Donahue noted in a comparison that “the returning Vets from the war are experiencing PTSD are suffering from chronic fatigue, headaches, structural brain changes, anxiety and short term memory loss,” he said.
“We wish to find out if the children in SF that live in the highest risk areas are also suffering from some of these same symptoms as the returning Vets,” he said.
Donahue was fortunate to approach the SFGH Foundation again to ask for help in this study.
“The funds I received from the SFGH Hero’s and Hearts Foundation this year will help fund my study in the Teen Clinic at SFGH that I’m about to start.
"These are typical anxious symptoms which I and my colleagues have observed in clinic with at-risk kids all the time," he said.
"At-risk youth are exposed to so much chaos, change and violence on the streets and in their homes daily," he said. "The lack of consistency and a stable home life is so dramatically different than it was when I was growing up," Donahue said.
"Some of these kids display what one might consider as PTSD that one finds in soldiers," he said. "Constantly vigilant, they read the room all the time, worrying about what is going to happen next," he said. "These kids come from places where anything chaotic can happen at any given moment with some really life-threatening consequences," said Donahue.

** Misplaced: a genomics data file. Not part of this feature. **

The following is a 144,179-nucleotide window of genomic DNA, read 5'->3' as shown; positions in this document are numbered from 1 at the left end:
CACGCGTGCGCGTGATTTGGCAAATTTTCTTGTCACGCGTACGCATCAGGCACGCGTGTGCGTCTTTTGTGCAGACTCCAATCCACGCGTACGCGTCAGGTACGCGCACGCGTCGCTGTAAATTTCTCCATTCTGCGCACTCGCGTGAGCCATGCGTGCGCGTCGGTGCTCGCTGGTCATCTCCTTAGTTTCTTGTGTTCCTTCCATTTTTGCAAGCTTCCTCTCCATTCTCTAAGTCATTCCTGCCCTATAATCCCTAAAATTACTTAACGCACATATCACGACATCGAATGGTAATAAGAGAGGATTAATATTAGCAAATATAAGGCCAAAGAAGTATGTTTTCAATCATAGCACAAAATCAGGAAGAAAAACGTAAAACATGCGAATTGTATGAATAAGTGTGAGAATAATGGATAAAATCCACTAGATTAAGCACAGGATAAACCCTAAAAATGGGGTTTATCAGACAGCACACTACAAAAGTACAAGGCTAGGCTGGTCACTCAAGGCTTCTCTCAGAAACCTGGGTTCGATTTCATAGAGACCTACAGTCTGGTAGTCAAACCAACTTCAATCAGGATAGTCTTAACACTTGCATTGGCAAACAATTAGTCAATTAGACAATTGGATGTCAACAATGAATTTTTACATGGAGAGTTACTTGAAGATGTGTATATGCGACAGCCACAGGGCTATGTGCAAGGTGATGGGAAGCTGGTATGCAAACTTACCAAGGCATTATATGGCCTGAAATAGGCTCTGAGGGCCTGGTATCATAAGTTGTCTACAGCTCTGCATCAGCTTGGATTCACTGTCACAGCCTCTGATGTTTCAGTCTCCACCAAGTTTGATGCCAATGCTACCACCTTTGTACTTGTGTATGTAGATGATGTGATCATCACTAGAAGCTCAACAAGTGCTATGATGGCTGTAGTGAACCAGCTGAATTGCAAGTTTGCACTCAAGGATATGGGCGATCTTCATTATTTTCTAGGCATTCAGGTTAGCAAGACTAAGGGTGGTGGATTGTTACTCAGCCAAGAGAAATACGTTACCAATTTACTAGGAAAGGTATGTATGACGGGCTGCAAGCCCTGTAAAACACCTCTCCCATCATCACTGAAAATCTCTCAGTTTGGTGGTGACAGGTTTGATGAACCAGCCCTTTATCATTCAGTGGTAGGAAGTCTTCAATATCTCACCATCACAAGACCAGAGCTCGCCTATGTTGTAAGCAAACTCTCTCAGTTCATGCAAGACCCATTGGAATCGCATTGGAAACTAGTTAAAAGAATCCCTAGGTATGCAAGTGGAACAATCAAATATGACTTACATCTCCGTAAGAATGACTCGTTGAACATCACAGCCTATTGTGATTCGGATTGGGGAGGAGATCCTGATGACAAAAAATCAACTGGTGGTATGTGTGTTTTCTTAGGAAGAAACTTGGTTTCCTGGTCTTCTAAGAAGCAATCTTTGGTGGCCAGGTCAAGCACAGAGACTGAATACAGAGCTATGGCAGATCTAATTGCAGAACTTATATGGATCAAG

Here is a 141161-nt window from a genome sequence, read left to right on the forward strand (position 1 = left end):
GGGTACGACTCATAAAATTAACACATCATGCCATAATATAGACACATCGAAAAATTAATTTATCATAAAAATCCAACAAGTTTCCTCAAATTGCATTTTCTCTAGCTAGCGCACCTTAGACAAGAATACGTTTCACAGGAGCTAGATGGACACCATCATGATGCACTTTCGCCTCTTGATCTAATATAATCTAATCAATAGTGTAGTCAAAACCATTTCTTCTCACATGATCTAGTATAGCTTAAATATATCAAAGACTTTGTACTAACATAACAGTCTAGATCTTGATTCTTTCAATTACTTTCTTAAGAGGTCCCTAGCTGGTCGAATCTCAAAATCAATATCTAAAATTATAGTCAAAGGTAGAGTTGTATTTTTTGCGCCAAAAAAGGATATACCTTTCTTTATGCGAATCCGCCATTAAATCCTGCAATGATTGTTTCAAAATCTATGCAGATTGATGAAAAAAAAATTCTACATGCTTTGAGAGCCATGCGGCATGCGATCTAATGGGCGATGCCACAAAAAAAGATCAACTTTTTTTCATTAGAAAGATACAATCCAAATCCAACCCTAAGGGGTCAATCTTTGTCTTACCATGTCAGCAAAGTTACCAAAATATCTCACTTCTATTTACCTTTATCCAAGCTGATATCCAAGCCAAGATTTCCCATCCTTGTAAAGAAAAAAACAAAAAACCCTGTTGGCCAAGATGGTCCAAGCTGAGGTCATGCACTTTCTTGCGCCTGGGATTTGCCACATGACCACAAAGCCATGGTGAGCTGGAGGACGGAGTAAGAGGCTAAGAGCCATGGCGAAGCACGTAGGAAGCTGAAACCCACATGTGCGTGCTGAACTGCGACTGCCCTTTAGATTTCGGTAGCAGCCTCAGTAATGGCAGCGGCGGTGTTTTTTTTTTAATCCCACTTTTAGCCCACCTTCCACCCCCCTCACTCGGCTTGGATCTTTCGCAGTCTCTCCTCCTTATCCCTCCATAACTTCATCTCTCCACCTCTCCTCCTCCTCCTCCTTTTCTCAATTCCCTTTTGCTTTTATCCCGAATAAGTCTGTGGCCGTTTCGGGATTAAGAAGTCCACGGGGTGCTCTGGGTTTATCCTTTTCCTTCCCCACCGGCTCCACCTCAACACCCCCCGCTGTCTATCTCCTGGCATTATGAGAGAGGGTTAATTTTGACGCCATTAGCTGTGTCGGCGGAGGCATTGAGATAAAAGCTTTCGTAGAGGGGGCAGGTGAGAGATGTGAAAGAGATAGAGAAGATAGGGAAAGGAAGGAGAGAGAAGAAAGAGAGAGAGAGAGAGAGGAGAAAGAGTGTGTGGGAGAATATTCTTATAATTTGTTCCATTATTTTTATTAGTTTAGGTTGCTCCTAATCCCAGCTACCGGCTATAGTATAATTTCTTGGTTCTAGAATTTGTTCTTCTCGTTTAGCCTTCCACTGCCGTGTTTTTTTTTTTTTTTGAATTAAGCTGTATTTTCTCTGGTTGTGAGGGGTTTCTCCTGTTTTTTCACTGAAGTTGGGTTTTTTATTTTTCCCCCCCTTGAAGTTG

He also noted that such trauma causes a neurological effect upon the brain and its function. "This type of trauma can cause memory loss and hinder further cognitive development," he said. Donahue hopes the study will provide more conclusive and revealing data.
"I think there might even be some evidence that most of the Hyperactive-Attention Deficit Disorder we hear about so much is actually a form of Complex Trauma/PTSD," he said.
Which if so, would have a much more profound effect upon youth and would perhaps explain why scores of kids today are not doing well in school.
Donahue and his staff are eager to gather data and to report their findings. Those youth who volunteer to participate in the study will receive care and get referrals to specialists if needed. The SFGH Foundation and others helps to make that study possible.